In a Monday debate that quickly got personal, Democrat Jennifer Roberts and Republican Robert Pittenger traded accusations and showcased their opposing views on many issues, including the role of government.
The swipes came as they taped the last debate of their 9th District congressional campaign. The debate, sponsored by the League of Women Voters, will air at 11:30 a.m. Sunday on WTVI.
The two are running for the seat of retiring U.S. Rep. Sue Myrick, a Charlotte Republican. The Republican-leaning district includes parts of Mecklenburg, Iredell and Union counties.
Roberts, a Mecklenburg County commissioner, sought to portray her opponent as both self-serving and beholden to special interests.
Taking credit for helping create thousands of jobs through county incentives, for example, she said her opponent has only created jobs for his investors and cronies.
Pittenger, a real estate investor, cast Roberts as a big-government liberal who twice raised property taxes and grew the size of county government.
He also accused her of a conflict of interest by voting for a 2011 bond issue when her husbands law firm served as counsel to the underwriter.
Roberts has said she disclosed Manley Roberts connection to the firm, as does the countys official statement on the bond issue. He was not involved in the bond issue.
She got very aggressive, Pittenger said after the debate. All I did was get the facts out. Shes a tax-and-spend person.
Roberts said the state cannot afford a political insider whos going to go to Washington to serve their own self-interests and that of their cronies and business colleagues.
Voters need to understand that theres a clear choice and a clear difference.
And there were clear differences.
Sparring over mass transit
Pittenger, for example, said theres no role for the federal government in education.
The best education is whats done locally, he said. And I dont believe thats the role of the federal government.
Roberts said she would refocus the education department away from areas such as testing. But she said a federal role is crucial for rural and high-poverty areas.
On transportation, Roberts repeated her support for mass transit, including light rail.
She made a not-so-veiled swipe at Pittenger, whose partnerships own land along the proposed and controversial Garden Parkway in Gaston County.
Even though I dont own any land along the (light-rail) corridor, I still support it, she said. Clearly my opponent is not listening to the voters. Hes listening to special interests.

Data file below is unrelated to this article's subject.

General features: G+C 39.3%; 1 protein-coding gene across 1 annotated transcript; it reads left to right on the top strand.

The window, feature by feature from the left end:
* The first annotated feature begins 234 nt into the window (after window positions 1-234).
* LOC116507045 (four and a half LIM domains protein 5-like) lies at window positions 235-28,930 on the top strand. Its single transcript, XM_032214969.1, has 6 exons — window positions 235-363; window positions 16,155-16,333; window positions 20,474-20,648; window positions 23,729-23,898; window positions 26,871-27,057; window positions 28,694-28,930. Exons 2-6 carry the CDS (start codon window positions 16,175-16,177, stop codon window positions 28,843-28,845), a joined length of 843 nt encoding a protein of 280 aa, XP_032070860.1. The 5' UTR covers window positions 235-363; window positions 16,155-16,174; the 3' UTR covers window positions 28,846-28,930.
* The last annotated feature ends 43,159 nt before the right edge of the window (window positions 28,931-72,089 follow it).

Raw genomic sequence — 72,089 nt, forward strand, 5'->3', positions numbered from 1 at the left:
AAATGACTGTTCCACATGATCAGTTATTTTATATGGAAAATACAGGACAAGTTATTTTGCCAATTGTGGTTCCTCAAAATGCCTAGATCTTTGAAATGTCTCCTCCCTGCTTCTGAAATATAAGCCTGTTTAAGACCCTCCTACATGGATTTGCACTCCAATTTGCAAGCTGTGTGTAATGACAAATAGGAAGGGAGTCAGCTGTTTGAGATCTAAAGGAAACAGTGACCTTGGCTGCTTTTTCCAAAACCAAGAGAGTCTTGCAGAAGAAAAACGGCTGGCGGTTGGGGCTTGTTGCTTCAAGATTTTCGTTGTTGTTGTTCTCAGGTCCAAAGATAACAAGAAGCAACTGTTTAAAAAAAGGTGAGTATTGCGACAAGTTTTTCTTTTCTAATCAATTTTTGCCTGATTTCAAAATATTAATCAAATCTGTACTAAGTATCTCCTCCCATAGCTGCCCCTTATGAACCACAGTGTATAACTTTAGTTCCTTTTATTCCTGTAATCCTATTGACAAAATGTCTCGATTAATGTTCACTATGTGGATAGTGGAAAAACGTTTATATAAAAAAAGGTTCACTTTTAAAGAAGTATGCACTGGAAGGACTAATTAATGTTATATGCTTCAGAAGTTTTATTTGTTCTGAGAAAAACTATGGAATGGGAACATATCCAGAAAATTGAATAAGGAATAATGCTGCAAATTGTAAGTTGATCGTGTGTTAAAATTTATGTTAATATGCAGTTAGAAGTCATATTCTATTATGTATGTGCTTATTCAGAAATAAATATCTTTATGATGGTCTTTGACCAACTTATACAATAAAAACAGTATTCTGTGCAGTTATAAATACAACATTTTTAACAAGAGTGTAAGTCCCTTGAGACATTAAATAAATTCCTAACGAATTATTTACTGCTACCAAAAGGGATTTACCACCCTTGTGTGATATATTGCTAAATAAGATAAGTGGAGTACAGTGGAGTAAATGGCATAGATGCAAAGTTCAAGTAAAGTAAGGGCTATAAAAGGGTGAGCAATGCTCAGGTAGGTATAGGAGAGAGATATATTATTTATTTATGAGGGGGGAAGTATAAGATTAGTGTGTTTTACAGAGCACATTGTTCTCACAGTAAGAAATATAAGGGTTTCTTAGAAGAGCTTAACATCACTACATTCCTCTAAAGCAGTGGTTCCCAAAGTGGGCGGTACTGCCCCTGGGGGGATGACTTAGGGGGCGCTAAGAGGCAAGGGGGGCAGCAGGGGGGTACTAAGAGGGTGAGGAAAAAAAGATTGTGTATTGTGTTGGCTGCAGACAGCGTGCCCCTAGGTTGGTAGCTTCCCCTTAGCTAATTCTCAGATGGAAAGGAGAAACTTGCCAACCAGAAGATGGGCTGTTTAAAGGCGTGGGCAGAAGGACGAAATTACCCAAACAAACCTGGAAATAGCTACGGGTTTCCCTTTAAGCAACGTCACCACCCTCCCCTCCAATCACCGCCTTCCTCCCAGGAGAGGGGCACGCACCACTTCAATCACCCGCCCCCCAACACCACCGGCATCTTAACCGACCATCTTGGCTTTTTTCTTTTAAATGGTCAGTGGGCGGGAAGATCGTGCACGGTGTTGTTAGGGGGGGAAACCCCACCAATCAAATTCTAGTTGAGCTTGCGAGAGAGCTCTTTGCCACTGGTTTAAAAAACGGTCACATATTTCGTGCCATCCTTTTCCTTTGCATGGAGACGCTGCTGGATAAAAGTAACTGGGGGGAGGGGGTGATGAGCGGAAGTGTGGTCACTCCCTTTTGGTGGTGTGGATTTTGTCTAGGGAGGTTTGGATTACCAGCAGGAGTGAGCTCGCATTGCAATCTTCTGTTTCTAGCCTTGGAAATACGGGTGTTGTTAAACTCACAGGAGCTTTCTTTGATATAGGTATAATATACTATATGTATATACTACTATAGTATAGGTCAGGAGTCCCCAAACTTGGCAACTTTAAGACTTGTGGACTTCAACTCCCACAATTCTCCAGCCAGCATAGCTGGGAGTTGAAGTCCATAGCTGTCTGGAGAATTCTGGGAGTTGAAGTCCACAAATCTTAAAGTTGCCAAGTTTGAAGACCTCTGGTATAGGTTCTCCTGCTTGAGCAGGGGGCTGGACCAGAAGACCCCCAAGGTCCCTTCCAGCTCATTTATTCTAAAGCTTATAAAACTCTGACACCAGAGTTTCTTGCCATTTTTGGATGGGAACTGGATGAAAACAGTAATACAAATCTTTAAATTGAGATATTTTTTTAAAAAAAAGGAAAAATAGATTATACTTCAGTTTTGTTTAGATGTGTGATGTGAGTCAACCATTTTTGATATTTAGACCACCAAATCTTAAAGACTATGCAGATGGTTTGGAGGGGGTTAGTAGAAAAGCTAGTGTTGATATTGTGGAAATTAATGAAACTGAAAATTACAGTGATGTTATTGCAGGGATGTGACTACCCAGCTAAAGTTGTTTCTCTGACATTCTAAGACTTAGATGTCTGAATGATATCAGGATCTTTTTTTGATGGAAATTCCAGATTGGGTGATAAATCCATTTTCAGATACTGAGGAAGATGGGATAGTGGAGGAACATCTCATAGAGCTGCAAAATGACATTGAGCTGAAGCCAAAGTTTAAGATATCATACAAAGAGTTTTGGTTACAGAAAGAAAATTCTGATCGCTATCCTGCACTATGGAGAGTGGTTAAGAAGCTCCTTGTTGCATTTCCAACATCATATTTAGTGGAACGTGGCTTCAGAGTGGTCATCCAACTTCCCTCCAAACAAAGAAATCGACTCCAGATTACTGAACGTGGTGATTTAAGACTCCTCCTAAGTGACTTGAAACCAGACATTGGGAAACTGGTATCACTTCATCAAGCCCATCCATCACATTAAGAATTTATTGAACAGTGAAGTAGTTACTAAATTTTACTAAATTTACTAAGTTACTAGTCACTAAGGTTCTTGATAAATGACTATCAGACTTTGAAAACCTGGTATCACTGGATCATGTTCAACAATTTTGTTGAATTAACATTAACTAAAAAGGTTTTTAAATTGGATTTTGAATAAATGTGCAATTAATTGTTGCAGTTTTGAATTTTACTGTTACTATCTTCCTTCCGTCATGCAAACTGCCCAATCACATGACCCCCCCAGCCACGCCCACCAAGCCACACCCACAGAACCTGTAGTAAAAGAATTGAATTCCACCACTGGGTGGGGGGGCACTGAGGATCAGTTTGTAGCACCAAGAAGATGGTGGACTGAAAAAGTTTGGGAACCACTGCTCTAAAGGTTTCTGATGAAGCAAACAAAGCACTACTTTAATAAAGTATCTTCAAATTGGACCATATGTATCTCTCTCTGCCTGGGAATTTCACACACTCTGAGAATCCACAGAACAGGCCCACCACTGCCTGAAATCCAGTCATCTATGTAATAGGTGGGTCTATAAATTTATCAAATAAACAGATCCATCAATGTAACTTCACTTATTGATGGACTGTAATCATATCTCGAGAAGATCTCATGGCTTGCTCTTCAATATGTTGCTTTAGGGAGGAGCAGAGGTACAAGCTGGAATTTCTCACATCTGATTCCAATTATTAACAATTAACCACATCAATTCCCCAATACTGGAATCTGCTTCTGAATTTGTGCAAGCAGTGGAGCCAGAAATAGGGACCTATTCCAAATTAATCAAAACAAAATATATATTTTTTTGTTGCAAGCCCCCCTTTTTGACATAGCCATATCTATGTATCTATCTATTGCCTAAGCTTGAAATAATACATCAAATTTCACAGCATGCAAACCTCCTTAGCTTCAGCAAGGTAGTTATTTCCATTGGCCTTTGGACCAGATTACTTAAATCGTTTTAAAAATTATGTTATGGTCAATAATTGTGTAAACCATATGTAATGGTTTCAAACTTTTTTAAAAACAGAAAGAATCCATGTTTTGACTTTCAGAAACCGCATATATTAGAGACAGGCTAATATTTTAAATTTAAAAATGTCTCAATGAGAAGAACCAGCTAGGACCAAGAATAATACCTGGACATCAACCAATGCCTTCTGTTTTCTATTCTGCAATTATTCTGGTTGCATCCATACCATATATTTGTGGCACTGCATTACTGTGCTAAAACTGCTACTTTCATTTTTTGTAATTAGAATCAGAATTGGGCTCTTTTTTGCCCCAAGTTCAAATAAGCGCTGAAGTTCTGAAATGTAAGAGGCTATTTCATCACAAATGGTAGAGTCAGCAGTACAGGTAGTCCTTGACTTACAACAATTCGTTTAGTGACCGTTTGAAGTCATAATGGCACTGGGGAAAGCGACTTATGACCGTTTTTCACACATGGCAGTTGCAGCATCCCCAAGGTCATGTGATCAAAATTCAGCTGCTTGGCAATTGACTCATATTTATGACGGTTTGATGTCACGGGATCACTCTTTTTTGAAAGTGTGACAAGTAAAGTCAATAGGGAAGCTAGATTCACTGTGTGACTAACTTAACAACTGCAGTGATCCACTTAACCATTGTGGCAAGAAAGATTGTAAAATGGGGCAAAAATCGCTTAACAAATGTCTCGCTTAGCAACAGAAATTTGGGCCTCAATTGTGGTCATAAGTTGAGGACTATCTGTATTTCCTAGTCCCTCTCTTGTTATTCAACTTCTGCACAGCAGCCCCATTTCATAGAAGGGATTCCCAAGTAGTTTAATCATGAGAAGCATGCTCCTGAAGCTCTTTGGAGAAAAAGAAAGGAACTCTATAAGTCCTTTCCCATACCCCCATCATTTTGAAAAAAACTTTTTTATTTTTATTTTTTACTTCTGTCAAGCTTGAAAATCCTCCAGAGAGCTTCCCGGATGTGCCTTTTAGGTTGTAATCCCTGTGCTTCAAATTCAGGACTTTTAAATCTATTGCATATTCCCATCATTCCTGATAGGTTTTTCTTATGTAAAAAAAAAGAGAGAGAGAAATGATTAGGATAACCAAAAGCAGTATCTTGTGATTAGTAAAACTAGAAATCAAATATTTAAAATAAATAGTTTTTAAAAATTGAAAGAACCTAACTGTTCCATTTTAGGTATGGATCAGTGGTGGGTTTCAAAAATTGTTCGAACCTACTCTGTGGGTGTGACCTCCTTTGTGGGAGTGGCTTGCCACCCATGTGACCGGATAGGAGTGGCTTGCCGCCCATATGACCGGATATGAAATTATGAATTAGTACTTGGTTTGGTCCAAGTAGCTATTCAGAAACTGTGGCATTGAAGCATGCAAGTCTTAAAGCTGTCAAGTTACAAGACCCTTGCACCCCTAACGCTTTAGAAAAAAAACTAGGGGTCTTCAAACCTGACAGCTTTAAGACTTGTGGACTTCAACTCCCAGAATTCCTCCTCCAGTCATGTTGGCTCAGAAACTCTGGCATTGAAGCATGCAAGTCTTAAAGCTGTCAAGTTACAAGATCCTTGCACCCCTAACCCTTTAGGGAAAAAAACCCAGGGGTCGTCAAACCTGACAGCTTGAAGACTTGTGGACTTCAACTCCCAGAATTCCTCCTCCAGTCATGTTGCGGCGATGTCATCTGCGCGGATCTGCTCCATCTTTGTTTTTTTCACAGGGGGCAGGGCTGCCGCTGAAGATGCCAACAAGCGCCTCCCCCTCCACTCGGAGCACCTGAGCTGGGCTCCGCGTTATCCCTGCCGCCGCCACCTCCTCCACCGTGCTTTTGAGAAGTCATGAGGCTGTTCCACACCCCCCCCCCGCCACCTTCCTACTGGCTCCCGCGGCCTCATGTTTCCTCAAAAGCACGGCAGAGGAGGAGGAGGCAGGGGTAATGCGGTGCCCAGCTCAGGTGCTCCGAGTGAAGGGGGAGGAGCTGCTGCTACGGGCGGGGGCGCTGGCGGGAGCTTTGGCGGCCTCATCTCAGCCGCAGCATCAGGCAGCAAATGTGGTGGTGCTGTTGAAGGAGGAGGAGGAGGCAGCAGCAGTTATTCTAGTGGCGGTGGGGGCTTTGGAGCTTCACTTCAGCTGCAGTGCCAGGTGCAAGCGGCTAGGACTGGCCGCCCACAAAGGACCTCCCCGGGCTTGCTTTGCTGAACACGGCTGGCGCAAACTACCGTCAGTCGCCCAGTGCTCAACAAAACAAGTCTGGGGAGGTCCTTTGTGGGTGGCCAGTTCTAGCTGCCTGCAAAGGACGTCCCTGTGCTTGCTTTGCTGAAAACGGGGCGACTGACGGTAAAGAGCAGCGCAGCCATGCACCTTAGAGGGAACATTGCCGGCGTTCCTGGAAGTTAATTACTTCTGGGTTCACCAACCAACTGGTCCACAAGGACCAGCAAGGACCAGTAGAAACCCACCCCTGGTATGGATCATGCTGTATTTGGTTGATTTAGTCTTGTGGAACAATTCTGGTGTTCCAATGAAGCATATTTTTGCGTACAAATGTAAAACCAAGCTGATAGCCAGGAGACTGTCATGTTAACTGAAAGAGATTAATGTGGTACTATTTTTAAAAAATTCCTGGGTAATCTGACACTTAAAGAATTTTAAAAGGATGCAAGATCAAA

Pittenger has said he opposes federal funding of light rail.
Transit officials are scheduled to announce Tuesday morning that the federal government has agreed to pay for half of the $1.16 billion light-rail extension to University City.
Pittenger said he supports developing Charlotte Douglas International Airport as an intermodal hub, with rail and road links. He also said his priority is roads.
Weve got to expand our roads, he said. (Interstate) 77 is a parking lot. Its a matter of whats the best use of your tax dollars.
Health care gets a hearing
Another area in which the two clearly differ is health care.
Pittenger would repeal the Affordable Care Act health-reform law. Roberts favors keeping and tweaking it. She pointed to what she called the cost of repeal. The Congressional Budget Office has estimated repeal would add $109 billion to the deficit over 10 years.
My opponent may think that that matter of money is not very much, she said, because he can pull it out of his pocket.
Pittenger said the Affordable Care Act not only includes 21 new taxes but threatens to come between patients and their doctors.
Brushing off Roberts attacks, he sounded confident on the election, which is barely three weeks away.
Were in good shape, he said.
Though Roberts campaign commissioned a September poll that showed the race deadlocked, Pittenger is favored.
No Democrat has represented the district since 1952. As redrawn by GOP lawmakers last year, its even more Republican.
Republican John McCain won the 9th District in 2008 with 54 percent while narrowly losing the state.
Pittenger, then a candidate for lieutenant governor, carried the district with an even bigger majority, 58 percent.